"3. Gas tax revenues go into general revenues, there is absolutely no guarantee that the money will find its way to transit."

Part of the panel recommendation is to put all of the money raised into a trust dedicated to transit.

"4. The City of Toronto currently gets a share of the HST on gas and it goes into general revenues and has not increased transit funding directly."

The city of Toronto is getting about $100 million per year from the gas tax fund... much of that has been going into transit as detailed on the city's website.

A dedicated portion of income tax isn't a bad idea... though personally I think it should be paired with a dedicated portion of corporate taxes since businesses obviously benefit from a more mobile population.
iSlumdweller replying to a comment from Keith / December 12, 2013 at 02:34 pm
Whine much?
swen replying to a comment from Welshgrrl / December 12, 2013 at 02:52 pm
True...I do not use skating rinks,I do not have kids(why I should fund teachers,firefighters,gov. workers, police retirements funds???)

Just because we all are sucked up in money draining machine called "government"(lost all respect for both governments) we all have to pay for the failed system. We already have 2 tier society.Unionized and non unionized.I have not received pay increase in 5 YEARS!(And I have never used UI in 16 years!). Contract to contract not having payed vacation dental etc...Why politicians are afraid of unpopular measures? That is why we are canceling mail delivery and gauging motorist an whoever is forced to pay! Pedestrian, why don't you pay 200$ for TTC metropass since that is REAL VALUE compared with owning the car!!!!! It is 9000-12000$ a year compared with 1400$ a year worth of metropass.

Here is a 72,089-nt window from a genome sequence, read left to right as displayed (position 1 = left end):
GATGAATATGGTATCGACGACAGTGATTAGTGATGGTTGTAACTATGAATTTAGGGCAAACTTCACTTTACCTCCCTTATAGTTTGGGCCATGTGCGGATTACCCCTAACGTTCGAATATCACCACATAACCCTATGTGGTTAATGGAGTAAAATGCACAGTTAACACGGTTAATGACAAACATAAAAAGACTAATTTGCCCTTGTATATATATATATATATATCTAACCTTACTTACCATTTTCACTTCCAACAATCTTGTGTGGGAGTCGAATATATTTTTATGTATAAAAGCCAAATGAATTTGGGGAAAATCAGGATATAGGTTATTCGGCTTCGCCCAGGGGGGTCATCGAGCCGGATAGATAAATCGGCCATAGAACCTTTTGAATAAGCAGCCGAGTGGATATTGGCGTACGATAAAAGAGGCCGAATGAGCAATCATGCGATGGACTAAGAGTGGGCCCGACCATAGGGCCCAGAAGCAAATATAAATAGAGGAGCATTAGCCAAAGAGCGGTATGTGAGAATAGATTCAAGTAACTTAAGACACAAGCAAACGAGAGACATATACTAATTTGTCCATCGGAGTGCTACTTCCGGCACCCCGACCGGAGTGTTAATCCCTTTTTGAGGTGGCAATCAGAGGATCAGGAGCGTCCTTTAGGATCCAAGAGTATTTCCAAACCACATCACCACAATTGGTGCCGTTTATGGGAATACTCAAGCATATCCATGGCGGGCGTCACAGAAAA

I pay 200$ insurance 300+ Gasoline + 340 rate for the car EVER MONTH)!!!!...WHY I NEED TO PAY MORE!FOR WHOM? Tell me please.

This Chinese style totalitarian blanket economy in Canada can not go like that anymore.Just stop paying federal government 1 or 2% of GST for 5 years and there is your money for everything!AND IF IN NEED OF MORE MONEY REPEAT PLEASE!

Sorry for the caps but I am fuming beyond belief...And sense of entitlement(not yours) also bring all my rage out...If I have to drive out of GTA to fill up I will!
Mark replying to a comment from Joe Scratch / December 12, 2013 at 02:57 pm
I totally agree with you .

I live on the subway line, I own a new diesel car, I am from Toronto, born and raised in Toronto and would gladly take public transit when possible to work if it was more feasible but I do sales and need a car. We need better public transit to help get more cars off the road , unfortunately I have to be on the road. All I am saying is raising a Gas Tax isn't the solution , it may help but isn't the solution.
Aaron / December 12, 2013 at 03:00 pm
Want to ride public transportation?
Pay for it yourself!

Tell the 'government-appointed panel'to take a pay cut to fund public transit too, after all, their salaries come from the public. I'm guessing every person on the panels makes more than $100,000 per year.
iSlumdweller replying to a comment from Keith / December 12, 2013 at 03:10 pm